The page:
How Mubarak got rich

When you have one family in charge, soaking everyone in Egypt for the right to do business, why, people might get a little angry about that:

Mubarak — who stepped down on Friday in the wake of massive protests that have gripped Cairo and Alexandria for weeks — and his family have a net worth of at least $5 billion, analysts tell The Huffington Post. Recent media reports pegging the family fortune at between $40 and $70 billion are considered to be exaggerated.

Much of their fortune has reportedly been invested in offshore bank accounts in Europe and in upscale real estate. On Friday, Switzerland froze accounts possibly belonging to Mubarak and his family, a spokesman told Reuters, under new laws governing ill-gotten gains. Last month, the Swiss froze the accounts of Mubarak’s ally, ousted Tunisian president Zine El Abidine Ben Ali, whose overthrow inspired the first protests in Cairo.

The Mubarak family reportedly owns properties around the world, from London and Paris to New York and Beverly Hills. In addition to homes in the Red Sea resort of Sharm al-Sheikh and the upscale Cairo district of Heliopolis, they also have a six-story mansion in the Knightsbridge section of London, a house near the Bois de Bologne in Paris and two yachts.

Largely through Mubarak’s two sons, Gamal and Alaa, the family controls a network of companies that earn money through concessions wrangled from foreign companies that do business in Egypt, according to prominent businessmen and “Corruption In Egypt: The Black Cloud Is Not Disappearing,” an investigative report compiled in 2006 by a coalition of opposition groups. (The report, which names the companies allegedly owned by the Mubarak brothers and details multiple instance of corruption by government officials, has been cited by numerous international good government groups, such as Transparency International, but it was taken offline and is no longer available on the Internet. The Huffington Post obtained a copy, replete with rhetorical flourishes and thinly-sourced allegations, which is available here.)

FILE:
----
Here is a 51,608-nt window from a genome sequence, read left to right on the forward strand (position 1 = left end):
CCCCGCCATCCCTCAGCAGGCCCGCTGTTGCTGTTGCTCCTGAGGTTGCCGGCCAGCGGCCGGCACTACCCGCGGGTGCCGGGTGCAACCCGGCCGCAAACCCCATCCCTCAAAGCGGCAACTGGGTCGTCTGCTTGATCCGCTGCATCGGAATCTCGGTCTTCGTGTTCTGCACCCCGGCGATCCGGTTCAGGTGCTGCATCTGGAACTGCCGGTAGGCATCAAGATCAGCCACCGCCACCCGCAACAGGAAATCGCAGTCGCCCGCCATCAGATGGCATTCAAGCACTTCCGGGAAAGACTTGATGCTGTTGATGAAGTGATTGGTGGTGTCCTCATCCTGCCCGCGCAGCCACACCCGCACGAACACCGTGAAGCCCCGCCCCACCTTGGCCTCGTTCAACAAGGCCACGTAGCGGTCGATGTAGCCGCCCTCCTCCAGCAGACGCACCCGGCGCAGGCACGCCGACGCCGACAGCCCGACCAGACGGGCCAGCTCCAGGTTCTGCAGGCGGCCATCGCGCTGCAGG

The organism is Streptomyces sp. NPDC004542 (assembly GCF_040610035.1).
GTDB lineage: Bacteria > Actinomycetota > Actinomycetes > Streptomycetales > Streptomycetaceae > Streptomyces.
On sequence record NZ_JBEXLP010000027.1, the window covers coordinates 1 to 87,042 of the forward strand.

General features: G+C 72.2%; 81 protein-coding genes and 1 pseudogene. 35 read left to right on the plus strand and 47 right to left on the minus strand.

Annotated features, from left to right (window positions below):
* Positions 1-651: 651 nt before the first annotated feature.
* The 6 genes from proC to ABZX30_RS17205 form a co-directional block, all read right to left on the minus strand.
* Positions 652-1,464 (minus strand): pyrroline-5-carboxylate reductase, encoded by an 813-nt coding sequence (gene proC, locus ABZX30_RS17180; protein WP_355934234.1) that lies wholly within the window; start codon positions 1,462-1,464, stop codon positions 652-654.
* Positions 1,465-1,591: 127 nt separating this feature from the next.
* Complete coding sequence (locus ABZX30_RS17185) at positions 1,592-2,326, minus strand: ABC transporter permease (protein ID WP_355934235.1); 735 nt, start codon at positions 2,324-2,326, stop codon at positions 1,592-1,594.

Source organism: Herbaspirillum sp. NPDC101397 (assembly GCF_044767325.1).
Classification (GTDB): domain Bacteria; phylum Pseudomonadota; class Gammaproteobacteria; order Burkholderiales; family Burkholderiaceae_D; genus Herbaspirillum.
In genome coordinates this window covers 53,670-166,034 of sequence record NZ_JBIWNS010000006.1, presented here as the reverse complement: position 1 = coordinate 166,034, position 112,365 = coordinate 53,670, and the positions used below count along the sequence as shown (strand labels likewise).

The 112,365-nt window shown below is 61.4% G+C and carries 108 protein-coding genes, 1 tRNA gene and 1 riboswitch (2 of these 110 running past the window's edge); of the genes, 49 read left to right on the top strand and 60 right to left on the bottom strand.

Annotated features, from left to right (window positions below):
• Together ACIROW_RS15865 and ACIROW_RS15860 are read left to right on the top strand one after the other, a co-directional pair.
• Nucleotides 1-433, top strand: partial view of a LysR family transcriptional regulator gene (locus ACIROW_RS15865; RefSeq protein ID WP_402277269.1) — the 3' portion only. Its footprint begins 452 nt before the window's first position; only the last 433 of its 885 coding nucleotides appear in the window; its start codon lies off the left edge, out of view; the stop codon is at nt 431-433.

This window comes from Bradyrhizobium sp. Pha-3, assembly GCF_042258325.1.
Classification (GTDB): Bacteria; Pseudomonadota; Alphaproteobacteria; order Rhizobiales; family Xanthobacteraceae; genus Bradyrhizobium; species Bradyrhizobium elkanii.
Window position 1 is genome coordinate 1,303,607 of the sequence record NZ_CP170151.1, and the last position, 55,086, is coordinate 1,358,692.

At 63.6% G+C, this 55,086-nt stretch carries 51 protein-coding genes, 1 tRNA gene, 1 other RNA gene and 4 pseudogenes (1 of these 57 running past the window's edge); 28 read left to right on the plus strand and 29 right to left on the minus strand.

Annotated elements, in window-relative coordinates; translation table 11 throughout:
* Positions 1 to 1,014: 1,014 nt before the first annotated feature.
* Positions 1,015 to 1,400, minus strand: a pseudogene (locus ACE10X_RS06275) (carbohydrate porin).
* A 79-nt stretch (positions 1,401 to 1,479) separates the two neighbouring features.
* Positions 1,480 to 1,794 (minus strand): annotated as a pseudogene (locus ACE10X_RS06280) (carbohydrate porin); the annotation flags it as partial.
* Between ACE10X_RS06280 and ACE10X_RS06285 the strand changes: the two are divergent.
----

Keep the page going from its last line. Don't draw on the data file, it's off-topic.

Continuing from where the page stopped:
“Egypt’s state under Mubarak’s regime is an embodiment of corruption,” concludes the report, with descriptions of numerous allegations of corruption involving bribery, undue influence and nepotism.

In the 1980s, Mubarak seemed sincere in his desire to crack down on corruption in an effort to distinguish himself from Sadat, says an Egyptian-American businessman who often does business in the country. “But as time went on, the cronies around him started taking advantage of the system,” he says. “And the other factor was his children got into business, taking commissions out of each and every company that comes to Egypt. The way they have amassed that money is not by stealing but by ensuring that businesses that want to operate in Egypt pay from 5 percent to 20 percent commission to a company formed by Gamal Mubarak. I know businessmen who have been squeezed this way.”

Some of the family’s wealth is also believed to be through partnerships with foreign companies — under Egyptian law, foreign businesses are required to give a local partners a 51-percent stake in their Egyptian operations. “According to this law, any multinational company needs to have a local sponsor, and this local sponsor usually goes through members of the family or powerful people in the ruling party,” says Aladdin Elaasar, the author of “Last Pharaoh: Mubarak and the Uncertain Future.”